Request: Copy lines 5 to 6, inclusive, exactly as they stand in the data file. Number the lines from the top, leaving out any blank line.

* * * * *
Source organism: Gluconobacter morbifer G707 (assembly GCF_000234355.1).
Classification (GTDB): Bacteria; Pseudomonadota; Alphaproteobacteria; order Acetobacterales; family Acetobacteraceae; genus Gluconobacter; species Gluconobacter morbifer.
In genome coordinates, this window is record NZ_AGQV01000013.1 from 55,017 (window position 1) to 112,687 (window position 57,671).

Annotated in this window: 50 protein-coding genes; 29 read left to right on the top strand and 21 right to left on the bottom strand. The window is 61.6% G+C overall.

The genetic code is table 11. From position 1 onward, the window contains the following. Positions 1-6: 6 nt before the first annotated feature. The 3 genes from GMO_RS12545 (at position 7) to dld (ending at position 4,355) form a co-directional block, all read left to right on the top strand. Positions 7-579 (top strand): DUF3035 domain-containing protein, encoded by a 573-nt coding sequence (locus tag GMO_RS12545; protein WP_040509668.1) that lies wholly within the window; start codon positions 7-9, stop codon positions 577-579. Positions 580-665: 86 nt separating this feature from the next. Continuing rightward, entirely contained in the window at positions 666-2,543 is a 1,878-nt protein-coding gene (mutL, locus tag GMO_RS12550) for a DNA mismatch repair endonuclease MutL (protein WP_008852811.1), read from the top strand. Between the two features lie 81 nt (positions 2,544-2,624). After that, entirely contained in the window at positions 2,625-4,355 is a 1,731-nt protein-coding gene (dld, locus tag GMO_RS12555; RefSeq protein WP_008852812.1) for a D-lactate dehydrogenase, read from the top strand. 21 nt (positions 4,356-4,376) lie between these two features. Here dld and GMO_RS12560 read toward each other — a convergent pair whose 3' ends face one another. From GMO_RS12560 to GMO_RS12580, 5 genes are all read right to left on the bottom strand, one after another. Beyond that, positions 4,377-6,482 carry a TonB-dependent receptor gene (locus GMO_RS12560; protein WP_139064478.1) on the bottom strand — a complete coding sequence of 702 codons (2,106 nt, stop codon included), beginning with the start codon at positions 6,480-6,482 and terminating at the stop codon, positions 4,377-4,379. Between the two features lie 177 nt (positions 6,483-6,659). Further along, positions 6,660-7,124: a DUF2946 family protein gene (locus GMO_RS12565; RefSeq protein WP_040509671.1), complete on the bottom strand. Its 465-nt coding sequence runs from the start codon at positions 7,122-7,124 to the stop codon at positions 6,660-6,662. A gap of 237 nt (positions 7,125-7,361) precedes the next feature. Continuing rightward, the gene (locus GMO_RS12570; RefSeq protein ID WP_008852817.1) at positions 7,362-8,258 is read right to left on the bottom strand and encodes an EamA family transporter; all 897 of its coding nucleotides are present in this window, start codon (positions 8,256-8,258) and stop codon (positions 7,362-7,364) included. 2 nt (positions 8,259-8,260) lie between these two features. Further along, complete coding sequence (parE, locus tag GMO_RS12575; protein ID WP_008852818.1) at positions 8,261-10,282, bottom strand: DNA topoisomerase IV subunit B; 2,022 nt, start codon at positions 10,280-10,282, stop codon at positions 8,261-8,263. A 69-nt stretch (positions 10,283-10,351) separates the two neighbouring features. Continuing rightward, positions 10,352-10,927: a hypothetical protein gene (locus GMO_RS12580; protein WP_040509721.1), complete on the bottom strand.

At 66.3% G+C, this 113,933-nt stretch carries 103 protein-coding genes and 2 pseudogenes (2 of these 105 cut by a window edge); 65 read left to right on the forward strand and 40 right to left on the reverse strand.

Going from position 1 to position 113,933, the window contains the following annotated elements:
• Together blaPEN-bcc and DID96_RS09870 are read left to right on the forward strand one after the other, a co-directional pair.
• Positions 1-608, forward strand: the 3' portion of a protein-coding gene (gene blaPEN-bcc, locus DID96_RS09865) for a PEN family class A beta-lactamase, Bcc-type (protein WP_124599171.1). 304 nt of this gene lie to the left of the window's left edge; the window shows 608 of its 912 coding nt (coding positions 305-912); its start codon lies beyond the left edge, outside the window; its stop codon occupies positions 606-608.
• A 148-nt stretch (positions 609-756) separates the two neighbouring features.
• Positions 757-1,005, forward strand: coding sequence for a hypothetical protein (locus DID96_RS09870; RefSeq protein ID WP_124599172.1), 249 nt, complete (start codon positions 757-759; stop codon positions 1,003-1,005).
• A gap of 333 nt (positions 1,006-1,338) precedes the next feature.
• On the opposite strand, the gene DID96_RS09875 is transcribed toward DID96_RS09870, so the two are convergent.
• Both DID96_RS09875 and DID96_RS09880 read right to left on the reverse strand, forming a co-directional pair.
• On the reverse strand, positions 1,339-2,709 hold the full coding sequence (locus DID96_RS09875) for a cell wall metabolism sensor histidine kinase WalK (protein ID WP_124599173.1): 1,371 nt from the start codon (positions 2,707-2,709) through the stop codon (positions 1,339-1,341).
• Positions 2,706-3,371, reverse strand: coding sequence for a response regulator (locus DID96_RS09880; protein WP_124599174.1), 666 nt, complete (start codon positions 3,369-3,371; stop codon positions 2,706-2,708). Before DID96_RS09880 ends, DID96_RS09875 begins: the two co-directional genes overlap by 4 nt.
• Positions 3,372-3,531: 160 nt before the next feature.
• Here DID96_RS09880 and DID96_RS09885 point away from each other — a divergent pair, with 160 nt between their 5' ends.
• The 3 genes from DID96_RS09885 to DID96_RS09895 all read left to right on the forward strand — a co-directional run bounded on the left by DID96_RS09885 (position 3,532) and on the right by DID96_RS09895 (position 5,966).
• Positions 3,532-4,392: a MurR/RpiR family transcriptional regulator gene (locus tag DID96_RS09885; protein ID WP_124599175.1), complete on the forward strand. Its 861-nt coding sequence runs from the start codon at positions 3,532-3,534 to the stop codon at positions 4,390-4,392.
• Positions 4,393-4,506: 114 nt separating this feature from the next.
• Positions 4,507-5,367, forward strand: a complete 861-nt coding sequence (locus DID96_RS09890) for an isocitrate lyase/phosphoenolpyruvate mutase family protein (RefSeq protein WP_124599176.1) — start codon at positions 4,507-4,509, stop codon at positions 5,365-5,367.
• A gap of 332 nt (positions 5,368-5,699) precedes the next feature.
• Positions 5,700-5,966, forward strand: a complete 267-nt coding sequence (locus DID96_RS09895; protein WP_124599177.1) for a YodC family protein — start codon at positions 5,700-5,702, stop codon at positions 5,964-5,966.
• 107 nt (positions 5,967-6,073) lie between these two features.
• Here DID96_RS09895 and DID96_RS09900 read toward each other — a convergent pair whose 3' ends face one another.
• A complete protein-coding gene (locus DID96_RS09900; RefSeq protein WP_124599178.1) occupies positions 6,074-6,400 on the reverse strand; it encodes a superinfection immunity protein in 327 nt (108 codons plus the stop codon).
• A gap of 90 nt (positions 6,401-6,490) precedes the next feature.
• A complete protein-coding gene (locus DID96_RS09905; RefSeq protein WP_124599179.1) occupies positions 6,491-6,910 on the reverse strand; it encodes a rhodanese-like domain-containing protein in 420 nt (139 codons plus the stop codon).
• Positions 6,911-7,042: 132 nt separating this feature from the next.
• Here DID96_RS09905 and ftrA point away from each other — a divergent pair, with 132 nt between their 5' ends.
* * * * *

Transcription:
The genetic code is table 11. From position 1 onward, the window contains the following. Positions 1-6: 6 nt before the first annotated feature. The 3 genes from GMO_RS12545 (at position 7) to dld (ending at position 4,355) form a co-directional block, all read left to right on the top strand. Positions 7-579 (top strand): DUF3035 domain-containing protein, encoded by a 573-nt coding sequence (locus tag GMO_RS12545; protein WP_040509668.1) that lies wholly within the window; start codon positions 7-9, stop codon positions 577-579. Positions 580-665: 86 nt separating this feature from the next. Continuing rightward, entirely contained in the window at positions 666-2,543 is a 1,878-nt protein-coding gene (mutL, locus tag GMO_RS12550) for a DNA mismatch repair endonuclease MutL (protein WP_008852811.1), read from the top strand. Between the two features lie 81 nt (positions 2,544-2,624). After that, entirely contained in the window at positions 2,625-4,355 is a 1,731-nt protein-coding gene (dld, locus tag GMO_RS12555; RefSeq protein WP_008852812.1) for a D-lactate dehydrogenase, read from the top strand. 21 nt (positions 4,356-4,376) lie between these two features. Here dld and GMO_RS12560 read toward each other — a convergent pair whose 3' ends face one another. From GMO_RS12560 to GMO_RS12580, 5 genes are all read right to left on the bottom strand, one after another. Beyond that, positions 4,377-6,482 carry a TonB-dependent receptor gene (locus GMO_RS12560; protein WP_139064478.1) on the bottom strand — a complete coding sequence of 702 codons (2,106 nt, stop codon included), beginning with the start codon at positions 6,480-6,482 and terminating at the stop codon, positions 4,377-4,379. Between the two features lie 177 nt (positions 6,483-6,659). Further along, positions 6,660-7,124: a DUF2946 family protein gene (locus GMO_RS12565; RefSeq protein WP_040509671.1), complete on the bottom strand. Its 465-nt coding sequence runs from the start codon at positions 7,122-7,124 to the stop codon at positions 6,660-6,662. A gap of 237 nt (positions 7,125-7,361) precedes the next feature. Continuing rightward, the gene (locus GMO_RS12570; RefSeq protein ID WP_008852817.1) at positions 7,362-8,258 is read right to left on the bottom strand and encodes an EamA family transporter; all 897 of its coding nucleotides are present in this window, start codon (positions 8,256-8,258) and stop codon (positions 7,362-7,364) included. 2 nt (positions 8,259-8,260) lie between these two features. Further along, complete coding sequence (parE, locus tag GMO_RS12575; protein ID WP_008852818.1) at positions 8,261-10,282, bottom strand: DNA topoisomerase IV subunit B; 2,022 nt, start codon at positions 10,280-10,282, stop codon at positions 8,261-8,263. A 69-nt stretch (positions 10,283-10,351) separates the two neighbouring features. Continuing rightward, positions 10,352-10,927: a hypothetical protein gene (locus GMO_RS12580; protein WP_040509721.1), complete on the bottom strand.

At 66.3% G+C, this 113,933-nt stretch carries 103 protein-coding genes and 2 pseudogenes (2 of these 105 cut by a window edge); 65 read left to right on the forward strand and 40 right to left on the reverse strand.